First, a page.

Netflix Inc impressed Wall Street with a surprisingly strong holiday quarter that eased near-term concerns about its costly international expansion and its movie and TV bill, sending its shares skyrocketing 42 percent.
The jump represented the largest single-day gain from Netflix, though shares were still trading at just under half their record of more than $300 in July 2011, when the company was celebrated on Wall Street for pioneering a video service that rocked the traditional media industry and Hollywood.
On Thursday, a string of industry analysts upgraded Netflix shares or raised their price targets after the company reported better-than-expected quarterly profit and strong subscriber growth around the world. Many said Wednesday's report of an $8 million fourth-quarter profit signaled a turnaround for the company, even though risks remained.
"The worst is behind them," said Raymond James analyst Aaron Kessler, who raised his Netflix recommendation to "market perform." "The margins are much better, they are getting better marketing efficiency, the content spend is slowing."
Shares of Netflix rose $43.60 to $146.86 on Nasdaq on Thursday, their highest level since September 2011.
One of Netflix's biggest shareholders, activist investor Carl Icahn, saw a massive gain since he began buying shares in September. Icahn's nearly 10 percent stake, bought for $321.4 million, has increased to $807.7 million based on Thursday's closing share price.
When Icahn disclosed his stake in October, he said he felt the company was an attractive takeover target.
"We have no further news about his intentions, but have had constructive conversations with him about building a more valuable company," Chief Executive Reed Hastings and Chief Financial Officer David Wells said in a quarterly letter to investors on Wednesday.
Even with Wall Street's newfound optimism, several analysts were seated in the neutral camp, waiting to see how Netflix will fare over the rest of the year amid growing competition. The company forecast subscriber gains for the first three months of 2013 but did not give guidance beyond that.
Netflix said it is evaluating potential new markets but does not plan to enter other countries in the first half of this year. Some critics had accused Netflix of expanding too quickly.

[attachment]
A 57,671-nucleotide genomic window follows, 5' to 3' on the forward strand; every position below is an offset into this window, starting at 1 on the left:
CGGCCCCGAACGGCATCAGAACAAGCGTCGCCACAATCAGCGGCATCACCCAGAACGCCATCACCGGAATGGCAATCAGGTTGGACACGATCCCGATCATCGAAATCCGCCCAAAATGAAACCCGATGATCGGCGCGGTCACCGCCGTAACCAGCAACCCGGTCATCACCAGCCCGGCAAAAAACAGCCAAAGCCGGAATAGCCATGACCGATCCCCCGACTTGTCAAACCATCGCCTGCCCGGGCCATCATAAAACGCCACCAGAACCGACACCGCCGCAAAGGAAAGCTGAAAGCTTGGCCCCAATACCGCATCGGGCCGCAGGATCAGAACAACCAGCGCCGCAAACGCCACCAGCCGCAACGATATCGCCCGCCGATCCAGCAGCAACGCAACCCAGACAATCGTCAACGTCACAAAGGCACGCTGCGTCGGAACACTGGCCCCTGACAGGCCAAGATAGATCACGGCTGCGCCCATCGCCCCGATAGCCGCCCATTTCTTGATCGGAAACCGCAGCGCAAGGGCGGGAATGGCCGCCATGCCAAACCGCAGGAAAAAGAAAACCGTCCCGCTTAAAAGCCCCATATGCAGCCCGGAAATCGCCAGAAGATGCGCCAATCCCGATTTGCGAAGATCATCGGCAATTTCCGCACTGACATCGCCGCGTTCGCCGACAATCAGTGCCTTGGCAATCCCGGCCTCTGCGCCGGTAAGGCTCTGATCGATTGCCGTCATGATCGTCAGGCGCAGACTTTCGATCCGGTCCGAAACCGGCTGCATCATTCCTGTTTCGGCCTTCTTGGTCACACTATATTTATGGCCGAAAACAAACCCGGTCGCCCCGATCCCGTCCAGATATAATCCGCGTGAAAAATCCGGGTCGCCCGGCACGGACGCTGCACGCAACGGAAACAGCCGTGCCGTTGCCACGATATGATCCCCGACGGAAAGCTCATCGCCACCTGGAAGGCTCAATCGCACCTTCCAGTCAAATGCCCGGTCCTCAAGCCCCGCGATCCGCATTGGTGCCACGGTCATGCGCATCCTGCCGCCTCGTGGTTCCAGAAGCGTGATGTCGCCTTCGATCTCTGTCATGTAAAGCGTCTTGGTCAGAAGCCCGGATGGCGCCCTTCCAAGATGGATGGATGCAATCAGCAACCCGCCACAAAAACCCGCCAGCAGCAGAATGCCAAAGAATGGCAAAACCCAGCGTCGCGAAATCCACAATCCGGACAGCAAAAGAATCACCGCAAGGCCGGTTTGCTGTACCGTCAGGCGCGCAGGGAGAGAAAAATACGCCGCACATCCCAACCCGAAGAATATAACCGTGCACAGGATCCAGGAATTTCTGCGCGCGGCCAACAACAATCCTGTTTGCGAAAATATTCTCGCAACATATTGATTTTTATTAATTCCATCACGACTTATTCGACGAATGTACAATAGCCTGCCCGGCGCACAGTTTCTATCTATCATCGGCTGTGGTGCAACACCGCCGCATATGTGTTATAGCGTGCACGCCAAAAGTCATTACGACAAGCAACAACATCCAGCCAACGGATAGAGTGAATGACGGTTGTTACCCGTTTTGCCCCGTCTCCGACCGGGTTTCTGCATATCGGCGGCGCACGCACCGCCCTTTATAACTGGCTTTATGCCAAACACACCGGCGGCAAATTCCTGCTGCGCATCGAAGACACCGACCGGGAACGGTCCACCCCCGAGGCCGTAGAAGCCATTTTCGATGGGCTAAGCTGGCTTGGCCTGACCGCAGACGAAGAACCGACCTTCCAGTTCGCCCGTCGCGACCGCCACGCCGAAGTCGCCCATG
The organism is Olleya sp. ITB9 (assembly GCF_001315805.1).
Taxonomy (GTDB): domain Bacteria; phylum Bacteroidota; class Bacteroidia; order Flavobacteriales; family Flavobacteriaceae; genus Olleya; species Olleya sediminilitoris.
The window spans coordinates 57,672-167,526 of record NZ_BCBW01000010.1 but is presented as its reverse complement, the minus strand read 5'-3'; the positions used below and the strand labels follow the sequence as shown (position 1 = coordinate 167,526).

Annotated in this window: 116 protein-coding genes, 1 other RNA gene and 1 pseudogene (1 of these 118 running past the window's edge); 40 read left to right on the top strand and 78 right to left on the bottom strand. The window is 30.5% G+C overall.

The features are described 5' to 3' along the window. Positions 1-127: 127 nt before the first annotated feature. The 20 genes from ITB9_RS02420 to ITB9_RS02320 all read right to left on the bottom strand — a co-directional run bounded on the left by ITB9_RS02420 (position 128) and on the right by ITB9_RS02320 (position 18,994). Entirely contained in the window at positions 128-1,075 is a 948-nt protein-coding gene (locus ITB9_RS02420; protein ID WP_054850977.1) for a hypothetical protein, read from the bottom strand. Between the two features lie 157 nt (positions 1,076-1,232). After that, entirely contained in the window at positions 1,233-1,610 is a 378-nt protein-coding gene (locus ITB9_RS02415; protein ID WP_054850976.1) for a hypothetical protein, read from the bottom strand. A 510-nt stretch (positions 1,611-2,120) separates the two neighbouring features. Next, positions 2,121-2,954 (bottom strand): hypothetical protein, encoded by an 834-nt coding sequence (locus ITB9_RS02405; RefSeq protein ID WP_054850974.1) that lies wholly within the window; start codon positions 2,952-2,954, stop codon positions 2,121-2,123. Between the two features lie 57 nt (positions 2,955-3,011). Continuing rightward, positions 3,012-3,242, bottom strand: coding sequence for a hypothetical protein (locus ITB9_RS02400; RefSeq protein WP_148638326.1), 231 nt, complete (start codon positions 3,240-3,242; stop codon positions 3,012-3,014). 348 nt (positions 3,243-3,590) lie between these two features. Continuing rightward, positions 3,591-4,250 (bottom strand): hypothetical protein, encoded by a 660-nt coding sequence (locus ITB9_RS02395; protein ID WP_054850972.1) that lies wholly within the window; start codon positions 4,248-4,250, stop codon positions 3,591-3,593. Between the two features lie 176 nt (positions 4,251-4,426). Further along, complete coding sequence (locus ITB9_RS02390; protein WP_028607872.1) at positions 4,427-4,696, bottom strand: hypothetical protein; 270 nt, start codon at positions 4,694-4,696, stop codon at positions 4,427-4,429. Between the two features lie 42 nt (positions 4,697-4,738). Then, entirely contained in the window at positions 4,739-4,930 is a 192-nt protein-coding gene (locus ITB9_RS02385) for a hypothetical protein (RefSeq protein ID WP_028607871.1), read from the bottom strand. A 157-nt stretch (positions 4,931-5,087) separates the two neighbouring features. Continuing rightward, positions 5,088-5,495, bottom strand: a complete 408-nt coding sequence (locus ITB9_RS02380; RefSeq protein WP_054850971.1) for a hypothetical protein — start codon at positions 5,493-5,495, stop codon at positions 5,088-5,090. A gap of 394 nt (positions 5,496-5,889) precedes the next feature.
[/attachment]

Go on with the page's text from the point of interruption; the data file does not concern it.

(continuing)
How many subscribers Netflix adds in 2013 will be key to its ability to pay Hollywood studios for movies and TV shows that are available on the Netflix streaming service. "That's still a key question for investors. We will see as we go through 2013 how strong the domestic streaming adds are," said Kessler, the analyst.
The dominant U.S. video rental company saw shares reach as high as $304.79 in July 2011, just before it provoked a customer backlash with an unpopular price increase and other missteps. Netflix stock sunk to $53.80 in September 2012.
Firms that either raised their target price or upgraded their ratings on Netflix on Thursday included Wedbush Securities, Lazard Capital, Bank of Montreal, Macquarie, Janney Capital, Raymond James and Barclays.
Netflix had warned investors three months ago that it was likely to record a loss in the October to December period. But on Wednesday, Hastings said the company had underestimated the level of new signups over the holidays, when sales of tablets and Internet-connected TVs helped lift Netflix subscriptions.
In its earnings report, the company predicted it will add as many as 2.1 million U.S. streaming members in the first quarter, more than it gained during the first three months of last year.
Macquarie analyst Tim Nollen upgraded Netflix to "neutral" and raised his price target to $120, from $50. The fourth-quarter results "puts our negative view to rest," he said in a note to clients.
But Nollen said "things to worry about" included competition in the video streaming market from rivals such as Amazon.com Inc and Coinstar Inc's Redbox.
"We still question Netflix's ability to drive (subscriber) growth to sustainably keep revenue ahead of content cost increases, and how Netflix can manage other operating costs like marketing and tech/development as well as it did in Q4," Nollen said.
(Reporting by Lisa Richwin and Liana B. Baker; Editing by Nick Zieminski and Tim Dobbyn)